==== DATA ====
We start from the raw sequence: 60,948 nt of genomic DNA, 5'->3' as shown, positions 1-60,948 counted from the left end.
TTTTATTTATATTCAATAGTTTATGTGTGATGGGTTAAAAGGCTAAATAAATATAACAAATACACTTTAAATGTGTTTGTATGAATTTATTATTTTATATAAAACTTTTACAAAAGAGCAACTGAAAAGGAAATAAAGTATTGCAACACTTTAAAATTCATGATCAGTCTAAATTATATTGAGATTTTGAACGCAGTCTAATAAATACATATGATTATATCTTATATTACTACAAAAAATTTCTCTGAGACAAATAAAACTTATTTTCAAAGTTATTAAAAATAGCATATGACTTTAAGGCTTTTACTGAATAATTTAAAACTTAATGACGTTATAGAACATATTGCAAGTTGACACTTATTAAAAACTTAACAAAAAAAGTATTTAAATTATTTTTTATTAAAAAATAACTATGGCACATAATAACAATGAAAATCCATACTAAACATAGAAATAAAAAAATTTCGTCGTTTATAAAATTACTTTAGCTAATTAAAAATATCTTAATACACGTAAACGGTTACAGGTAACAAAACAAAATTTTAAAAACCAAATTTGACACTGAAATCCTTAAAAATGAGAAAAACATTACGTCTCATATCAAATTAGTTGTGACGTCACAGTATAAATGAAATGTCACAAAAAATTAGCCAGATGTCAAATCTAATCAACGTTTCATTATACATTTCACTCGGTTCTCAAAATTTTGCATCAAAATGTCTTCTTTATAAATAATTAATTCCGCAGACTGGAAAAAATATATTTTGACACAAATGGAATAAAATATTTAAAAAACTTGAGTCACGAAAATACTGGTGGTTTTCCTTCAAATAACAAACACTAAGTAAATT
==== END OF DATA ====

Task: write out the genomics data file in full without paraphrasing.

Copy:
We start from the raw sequence: 60,948 nt of genomic DNA, 5'->3' as shown, positions 1-60,948 counted from the left end.
TTTTATTTATATTCAATAGTTTATGTGTGATGGGTTAAAAGGCTAAATAAATATAACAAATACACTTTAAATGTGTTTGTATGAATTTATTATTTTATATAAAACTTTTACAAAAGAGCAACTGAAAAGGAAATAAAGTATTGCAACACTTTAAAATTCATGATCAGTCTAAATTATATTGAGATTTTGAACGCAGTCTAATAAATACATATGATTATATCTTATATTACTACAAAAAATTTCTCTGAGACAAATAAAACTTATTTTCAAAGTTATTAAAAATAGCATATGACTTTAAGGCTTTTACTGAATAATTTAAAACTTAATGACGTTATAGAACATATTGCAAGTTGACACTTATTAAAAACTTAACAAAAAAAGTATTTAAATTATTTTTTATTAAAAAATAACTATGGCACATAATAACAATGAAAATCCATACTAAACATAGAAATAAAAAAATTTCGTCGTTTATAAAATTACTTTAGCTAATTAAAAATATCTTAATACACGTAAACGGTTACAGGTAACAAAACAAAATTTTAAAAACCAAATTTGACACTGAAATCCTTAAAAATGAGAAAAACATTACGTCTCATATCAAATTAGTTGTGACGTCACAGTATAAATGAAATGTCACAAAAAATTAGCCAGATGTCAAATCTAATCAACGTTTCATTATACATTTCACTCGGTTCTCAAAATTTTGCATCAAAATGTCTTCTTTATAAATAATTAATTCCGCAGACTGGAAAAAATATATTTTGACACAAATGGAATAAAATATTTAAAAAACTTGAGTCACGAAAATACTGGTGGTTTTCCTTCAAATAACAAACACTAAGTAAATT